which is concerned with natural products.
Hartmut Laatsch [NB 1004 IE]
Institut fur Organische Chemie
der Universitat Gottingen (FRG)
Preparative Polar Organometallic Chemistry. Val. 1. By L.
Brandsma and H . D. Verkruijsse. Springer, Berlin 1987.
240 pp., paperback, DM 78.00. - ISBN 3-540-16916-4
When one compares the increase in the library budget (at
any rate, that in Marburg) with the increase in the cost of
journals and books, the effect in recent years has been to cut
resources, making it necessary to exercise special care over
the purchase of new books. Can we or can we not afford a
certain book? In this case the answer must be an unqualified
“yes”, if only because, pursuing this economic theme, the
book by Brandsma and Verkruijsse enables one to save money. The authors have produced an extremely practical book,
a “laboratory manual”, as they call it, for chemistry students
and for chemists in industrial and university laboratories.
Nothing has been left to chance; all the laboratory recipes
have been tested several times by the authors themselves,
who have a great deal of experience in the field of polar
organometallic compounds. Everyone who has ever worked
with a recipe which is not reproducible (or which does not
work at all!) will appreciate what it means to use one that has
been tested and optimized.
562
0 VCH
~rlagsgeselkchaftmhH, 0-6940 Weinherm,1990
The book deals with polar organometallic compounds (intermediates) obtained from sp2 compounds. Chapter ’I gives
an introductory general survey entitled “0rganomet:tllic
Reagents, Solvents and Laboratory Equipment”. This includes useful hints on the safe handling of such compounds,
and also on their disposal. The following chapters are: Chapter 2 “Reactivity of Polar Organometallic Intermediates”,
Chapter 3 “Metallated Olefinic and Allenic Hydrocarbons”,
Chapter 4 “Metallation of Hetero-Substituted Unsaturated
Systems”, Chapter 5 “Metallated Hetero-Aromatic Compounds”, and Chapter 6 “Metallated Aromatic Compounds”. There is a very useful appendix consisting of tables
from which the reader can find suitable methods for preparing any particular polar organometallic compound, and for
reacting it with an electrophilic species. Another table lists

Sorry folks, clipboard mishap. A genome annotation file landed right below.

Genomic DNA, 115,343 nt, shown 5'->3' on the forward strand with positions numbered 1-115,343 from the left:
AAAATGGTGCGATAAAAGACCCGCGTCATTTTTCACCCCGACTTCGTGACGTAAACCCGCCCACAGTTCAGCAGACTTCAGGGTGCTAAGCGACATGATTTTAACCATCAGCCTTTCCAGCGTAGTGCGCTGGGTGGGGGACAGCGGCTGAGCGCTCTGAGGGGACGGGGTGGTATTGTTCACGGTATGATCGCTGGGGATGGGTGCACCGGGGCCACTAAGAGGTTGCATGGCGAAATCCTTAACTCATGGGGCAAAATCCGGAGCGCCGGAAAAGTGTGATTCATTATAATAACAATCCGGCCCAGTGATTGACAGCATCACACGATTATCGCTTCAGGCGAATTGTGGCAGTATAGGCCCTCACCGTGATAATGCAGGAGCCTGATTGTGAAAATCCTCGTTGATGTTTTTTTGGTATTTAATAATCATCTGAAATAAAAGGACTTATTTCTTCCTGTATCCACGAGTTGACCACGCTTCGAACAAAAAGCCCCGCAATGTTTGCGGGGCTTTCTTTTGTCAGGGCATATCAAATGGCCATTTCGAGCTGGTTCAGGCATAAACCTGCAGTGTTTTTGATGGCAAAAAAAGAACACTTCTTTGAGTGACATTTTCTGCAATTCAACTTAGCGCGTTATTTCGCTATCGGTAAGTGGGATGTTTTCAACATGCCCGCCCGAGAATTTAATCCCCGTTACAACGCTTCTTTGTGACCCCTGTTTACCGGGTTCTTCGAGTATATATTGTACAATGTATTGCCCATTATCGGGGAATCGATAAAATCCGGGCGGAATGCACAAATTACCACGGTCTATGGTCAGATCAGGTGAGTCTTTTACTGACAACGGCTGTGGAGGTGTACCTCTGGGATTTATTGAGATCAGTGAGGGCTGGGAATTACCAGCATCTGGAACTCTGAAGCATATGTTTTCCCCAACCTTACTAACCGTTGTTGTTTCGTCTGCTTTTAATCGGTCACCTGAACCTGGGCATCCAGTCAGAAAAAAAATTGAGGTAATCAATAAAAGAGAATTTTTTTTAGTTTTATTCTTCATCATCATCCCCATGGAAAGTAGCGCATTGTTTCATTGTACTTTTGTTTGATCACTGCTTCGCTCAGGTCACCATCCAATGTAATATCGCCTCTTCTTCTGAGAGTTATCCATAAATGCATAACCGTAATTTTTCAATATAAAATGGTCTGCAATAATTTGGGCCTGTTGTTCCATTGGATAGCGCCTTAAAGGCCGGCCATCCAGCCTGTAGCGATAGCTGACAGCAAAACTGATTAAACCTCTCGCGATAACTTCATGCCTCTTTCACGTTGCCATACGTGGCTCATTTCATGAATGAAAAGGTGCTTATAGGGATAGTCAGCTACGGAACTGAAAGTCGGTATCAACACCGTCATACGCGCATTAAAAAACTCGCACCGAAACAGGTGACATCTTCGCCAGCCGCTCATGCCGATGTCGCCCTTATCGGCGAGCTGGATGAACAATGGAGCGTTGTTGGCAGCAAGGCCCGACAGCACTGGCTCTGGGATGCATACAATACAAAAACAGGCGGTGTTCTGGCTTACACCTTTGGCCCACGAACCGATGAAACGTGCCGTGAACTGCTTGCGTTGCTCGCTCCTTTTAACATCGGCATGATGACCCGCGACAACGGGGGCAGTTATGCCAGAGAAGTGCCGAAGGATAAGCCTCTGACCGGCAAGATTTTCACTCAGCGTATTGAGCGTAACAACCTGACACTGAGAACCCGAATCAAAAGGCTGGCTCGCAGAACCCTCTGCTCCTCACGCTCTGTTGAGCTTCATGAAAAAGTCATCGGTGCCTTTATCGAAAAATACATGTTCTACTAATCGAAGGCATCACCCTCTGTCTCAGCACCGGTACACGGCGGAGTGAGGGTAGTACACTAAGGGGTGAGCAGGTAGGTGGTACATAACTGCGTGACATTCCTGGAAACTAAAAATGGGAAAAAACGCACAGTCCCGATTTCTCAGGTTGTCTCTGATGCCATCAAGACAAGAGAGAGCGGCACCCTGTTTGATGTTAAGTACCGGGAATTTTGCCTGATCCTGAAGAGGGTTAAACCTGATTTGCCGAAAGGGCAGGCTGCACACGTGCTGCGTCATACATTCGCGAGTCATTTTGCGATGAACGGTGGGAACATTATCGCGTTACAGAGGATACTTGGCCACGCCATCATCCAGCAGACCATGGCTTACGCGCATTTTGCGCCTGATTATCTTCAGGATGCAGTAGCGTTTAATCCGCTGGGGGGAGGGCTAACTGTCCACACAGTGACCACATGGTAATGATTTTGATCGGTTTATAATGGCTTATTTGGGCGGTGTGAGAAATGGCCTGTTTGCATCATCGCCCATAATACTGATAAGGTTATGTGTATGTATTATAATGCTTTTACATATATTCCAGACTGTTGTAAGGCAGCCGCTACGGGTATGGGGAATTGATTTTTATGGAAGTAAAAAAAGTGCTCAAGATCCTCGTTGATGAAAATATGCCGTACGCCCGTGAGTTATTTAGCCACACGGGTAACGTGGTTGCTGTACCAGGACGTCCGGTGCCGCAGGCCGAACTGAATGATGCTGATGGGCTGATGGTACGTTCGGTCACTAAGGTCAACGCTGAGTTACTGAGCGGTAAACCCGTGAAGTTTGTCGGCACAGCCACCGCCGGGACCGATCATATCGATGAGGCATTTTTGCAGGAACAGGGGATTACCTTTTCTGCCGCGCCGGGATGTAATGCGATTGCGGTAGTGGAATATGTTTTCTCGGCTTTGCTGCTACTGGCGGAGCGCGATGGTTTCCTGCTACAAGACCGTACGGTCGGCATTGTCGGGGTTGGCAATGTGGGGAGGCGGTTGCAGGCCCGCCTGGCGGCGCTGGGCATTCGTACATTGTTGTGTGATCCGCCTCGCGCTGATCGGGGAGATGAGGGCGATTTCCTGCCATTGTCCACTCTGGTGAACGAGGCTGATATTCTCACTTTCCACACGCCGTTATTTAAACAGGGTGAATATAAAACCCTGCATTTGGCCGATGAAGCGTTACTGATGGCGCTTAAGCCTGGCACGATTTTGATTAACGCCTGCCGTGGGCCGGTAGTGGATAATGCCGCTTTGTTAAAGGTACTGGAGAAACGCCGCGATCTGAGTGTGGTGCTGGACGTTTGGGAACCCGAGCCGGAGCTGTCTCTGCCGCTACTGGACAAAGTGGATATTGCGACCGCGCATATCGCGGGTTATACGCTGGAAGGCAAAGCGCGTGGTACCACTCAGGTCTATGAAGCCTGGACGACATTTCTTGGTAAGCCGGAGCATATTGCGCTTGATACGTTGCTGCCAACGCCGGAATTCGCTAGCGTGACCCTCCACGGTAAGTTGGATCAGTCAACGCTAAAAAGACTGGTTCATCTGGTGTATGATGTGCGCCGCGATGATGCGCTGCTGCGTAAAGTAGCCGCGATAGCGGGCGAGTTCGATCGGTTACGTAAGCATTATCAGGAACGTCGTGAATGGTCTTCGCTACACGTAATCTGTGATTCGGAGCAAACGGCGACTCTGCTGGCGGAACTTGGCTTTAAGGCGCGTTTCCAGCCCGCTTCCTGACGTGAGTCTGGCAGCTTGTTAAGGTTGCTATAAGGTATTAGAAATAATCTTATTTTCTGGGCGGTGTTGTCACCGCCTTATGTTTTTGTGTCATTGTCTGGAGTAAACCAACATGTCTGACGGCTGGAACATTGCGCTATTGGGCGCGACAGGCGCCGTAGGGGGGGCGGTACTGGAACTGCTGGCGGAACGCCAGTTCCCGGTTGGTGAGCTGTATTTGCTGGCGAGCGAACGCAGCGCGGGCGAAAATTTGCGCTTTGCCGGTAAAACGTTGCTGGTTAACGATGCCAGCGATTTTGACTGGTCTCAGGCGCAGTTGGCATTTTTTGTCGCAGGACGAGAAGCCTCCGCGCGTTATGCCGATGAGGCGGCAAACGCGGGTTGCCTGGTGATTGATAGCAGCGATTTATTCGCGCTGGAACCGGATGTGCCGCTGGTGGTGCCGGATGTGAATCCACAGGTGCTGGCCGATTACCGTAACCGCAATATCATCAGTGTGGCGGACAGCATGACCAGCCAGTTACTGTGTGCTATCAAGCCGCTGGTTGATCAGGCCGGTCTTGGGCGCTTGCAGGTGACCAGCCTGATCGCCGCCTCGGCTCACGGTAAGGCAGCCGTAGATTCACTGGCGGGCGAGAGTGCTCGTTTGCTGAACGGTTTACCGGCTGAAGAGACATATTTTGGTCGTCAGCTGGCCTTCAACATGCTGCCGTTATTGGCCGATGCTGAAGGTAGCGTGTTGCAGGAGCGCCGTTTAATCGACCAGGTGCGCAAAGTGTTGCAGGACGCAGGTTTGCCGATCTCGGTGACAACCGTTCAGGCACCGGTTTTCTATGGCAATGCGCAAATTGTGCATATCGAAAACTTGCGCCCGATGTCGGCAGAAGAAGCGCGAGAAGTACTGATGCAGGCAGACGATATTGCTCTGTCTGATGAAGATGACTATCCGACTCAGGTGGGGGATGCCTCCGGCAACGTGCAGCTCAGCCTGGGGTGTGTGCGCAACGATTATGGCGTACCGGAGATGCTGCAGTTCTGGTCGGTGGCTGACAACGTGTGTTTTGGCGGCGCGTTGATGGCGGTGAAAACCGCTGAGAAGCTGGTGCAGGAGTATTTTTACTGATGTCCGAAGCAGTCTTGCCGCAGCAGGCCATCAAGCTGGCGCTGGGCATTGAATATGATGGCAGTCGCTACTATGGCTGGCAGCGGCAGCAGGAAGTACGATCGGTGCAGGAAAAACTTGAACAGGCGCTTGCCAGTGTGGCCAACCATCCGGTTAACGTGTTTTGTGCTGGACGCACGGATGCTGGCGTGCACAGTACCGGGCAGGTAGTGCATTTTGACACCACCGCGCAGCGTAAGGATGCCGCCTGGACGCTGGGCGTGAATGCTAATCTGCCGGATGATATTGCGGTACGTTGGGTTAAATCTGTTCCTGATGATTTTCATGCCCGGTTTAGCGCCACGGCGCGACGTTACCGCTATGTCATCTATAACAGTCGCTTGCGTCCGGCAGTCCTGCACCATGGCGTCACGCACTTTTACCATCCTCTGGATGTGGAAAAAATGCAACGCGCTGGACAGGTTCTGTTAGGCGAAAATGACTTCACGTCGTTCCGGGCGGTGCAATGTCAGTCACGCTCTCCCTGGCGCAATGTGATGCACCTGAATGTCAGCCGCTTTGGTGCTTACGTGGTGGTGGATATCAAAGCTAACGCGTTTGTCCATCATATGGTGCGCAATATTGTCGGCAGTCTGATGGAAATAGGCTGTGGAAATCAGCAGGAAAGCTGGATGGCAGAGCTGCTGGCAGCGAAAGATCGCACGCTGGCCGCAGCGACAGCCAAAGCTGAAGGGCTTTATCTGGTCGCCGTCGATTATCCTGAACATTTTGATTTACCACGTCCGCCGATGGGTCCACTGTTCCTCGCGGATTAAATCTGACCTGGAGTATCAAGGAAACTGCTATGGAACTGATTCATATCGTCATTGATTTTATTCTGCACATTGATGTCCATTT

typical reaction conditions with a wide variety of electrophiles.
In summary, anyone who wishes to save money and avoid
irritation in preparing and carrying out reactions with polar
organometallic compounds should buy this book by Brandsma and Verkruijsse. The money will be well spent.
Gernot Boche [NB 1010 IE]
Fachbereich Chemie
der Universitat Marburg (FRG)
Spectrometric Titrations. Analysis of Chemical Equilibria. By
.
I
Polster and H . Lachmann. VCH Verlagsgesellschaft,
Weinheim 1989. 433 pp., hardcover, DM 196.00. ISBN 3-527-26436-1
The meaning primarily attached to the word “titration” is
the method introduced by Gay-Lussac for the quantitative
determination of dissolved substances. The end-point of
such a titration is usually determined using an indicator
which undergoes a color change. However, it was soon recognized that this method can be used to investigate a wide
variety of other equilibrium systems. The changes in the
physical condition of the system are observed in either a
stepwise or a continuous fashion by means of suitable instruments which detect changes in variables such as pH, electrical conductivity, optical density, fluorescence or optical rotation. From the resulting titration curves it is then usually
possible to calculate the equilibrium constants, which play a
fundamental role not only in chemistry and physics, but also
in biochemistry and medicine, pharmacy and toxicology,
and other areas.
Part I of this book deals with the basic theory and methodology of spectrometric titration. The topics covered are the
classification of the various methods, the graphical treatment of the experimental data, multiple wavelength spectrometry, and thermodynamic and electrochemical principles.
Part I1 discusses in detail the formal treatment of titration
systems and the calculation of results. Acid-base equilibria
involving one, two, three and still more stages are considered, and methods of treating the data by iterative curve
fitting and statistical analysis are described. For non-overlapping multi-stage titration systems it is necessary to add an
external standard proteolyte whose pK-value is known very
accurately; from the simultaneous titrations one can then
determine a relative pK-value for the equilibrium being investigated. Branched acid-base equilibria, metal complex
equilibria, association equilibria and redox equilibria are
also considered.
o570-o833]90j050S-a5623 02.80j0
Angen. Chrm. Int. Ed Engl. 29 (1990) No 5